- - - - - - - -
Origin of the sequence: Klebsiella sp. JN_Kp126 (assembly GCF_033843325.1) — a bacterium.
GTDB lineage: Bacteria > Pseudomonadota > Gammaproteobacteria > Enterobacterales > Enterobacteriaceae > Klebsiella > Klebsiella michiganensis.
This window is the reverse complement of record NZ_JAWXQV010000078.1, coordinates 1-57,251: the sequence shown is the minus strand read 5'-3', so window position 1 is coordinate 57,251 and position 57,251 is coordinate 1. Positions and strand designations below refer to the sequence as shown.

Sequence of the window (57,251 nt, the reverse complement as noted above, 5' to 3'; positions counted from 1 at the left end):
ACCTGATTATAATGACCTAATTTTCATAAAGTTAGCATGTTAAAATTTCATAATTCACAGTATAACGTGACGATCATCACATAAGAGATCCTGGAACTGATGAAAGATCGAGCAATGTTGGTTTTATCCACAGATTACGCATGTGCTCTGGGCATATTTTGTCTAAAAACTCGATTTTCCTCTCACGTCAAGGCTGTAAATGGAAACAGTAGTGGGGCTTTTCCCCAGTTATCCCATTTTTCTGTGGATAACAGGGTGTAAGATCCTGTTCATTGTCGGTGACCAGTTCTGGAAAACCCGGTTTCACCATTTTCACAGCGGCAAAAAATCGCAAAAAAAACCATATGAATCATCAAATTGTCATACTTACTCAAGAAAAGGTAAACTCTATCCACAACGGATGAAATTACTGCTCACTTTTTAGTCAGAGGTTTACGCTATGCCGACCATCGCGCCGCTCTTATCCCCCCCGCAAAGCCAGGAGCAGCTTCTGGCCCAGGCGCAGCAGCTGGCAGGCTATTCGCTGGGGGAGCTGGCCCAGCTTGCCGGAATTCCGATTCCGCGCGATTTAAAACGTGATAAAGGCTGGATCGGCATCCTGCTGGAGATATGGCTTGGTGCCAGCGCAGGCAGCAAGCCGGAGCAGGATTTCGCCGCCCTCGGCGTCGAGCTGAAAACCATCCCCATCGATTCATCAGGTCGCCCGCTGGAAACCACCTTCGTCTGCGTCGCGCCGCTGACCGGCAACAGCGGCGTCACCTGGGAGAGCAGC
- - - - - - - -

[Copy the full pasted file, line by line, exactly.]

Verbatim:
Origin of the sequence: Klebsiella sp. JN_Kp126 (assembly GCF_033843325.1) — a bacterium.
GTDB lineage: Bacteria > Pseudomonadota > Gammaproteobacteria > Enterobacterales > Enterobacteriaceae > Klebsiella > Klebsiella michiganensis.
This window is the reverse complement of record NZ_JAWXQV010000078.1, coordinates 1-57,251: the sequence shown is the minus strand read 5'-3', so window position 1 is coordinate 57,251 and position 57,251 is coordinate 1. Positions and strand designations below refer to the sequence as shown.

Sequence of the window (57,251 nt, the reverse complement as noted above, 5' to 3'; positions counted from 1 at the left end):
ACCTGATTATAATGACCTAATTTTCATAAAGTTAGCATGTTAAAATTTCATAATTCACAGTATAACGTGACGATCATCACATAAGAGATCCTGGAACTGATGAAAGATCGAGCAATGTTGGTTTTATCCACAGATTACGCATGTGCTCTGGGCATATTTTGTCTAAAAACTCGATTTTCCTCTCACGTCAAGGCTGTAAATGGAAACAGTAGTGGGGCTTTTCCCCAGTTATCCCATTTTTCTGTGGATAACAGGGTGTAAGATCCTGTTCATTGTCGGTGACCAGTTCTGGAAAACCCGGTTTCACCATTTTCACAGCGGCAAAAAATCGCAAAAAAAACCATATGAATCATCAAATTGTCATACTTACTCAAGAAAAGGTAAACTCTATCCACAACGGATGAAATTACTGCTCACTTTTTAGTCAGAGGTTTACGCTATGCCGACCATCGCGCCGCTCTTATCCCCCCCGCAAAGCCAGGAGCAGCTTCTGGCCCAGGCGCAGCAGCTGGCAGGCTATTCGCTGGGGGAGCTGGCCCAGCTTGCCGGAATTCCGATTCCGCGCGATTTAAAACGTGATAAAGGCTGGATCGGCATCCTGCTGGAGATATGGCTTGGTGCCAGCGCAGGCAGCAAGCCGGAGCAGGATTTCGCCGCCCTCGGCGTCGAGCTGAAAACCATCCCCATCGATTCATCAGGTCGCCCGCTGGAAACCACCTTCGTCTGCGTCGCGCCGCTGACCGGCAACAGCGGCGTCACCTGGGAGAGCAGC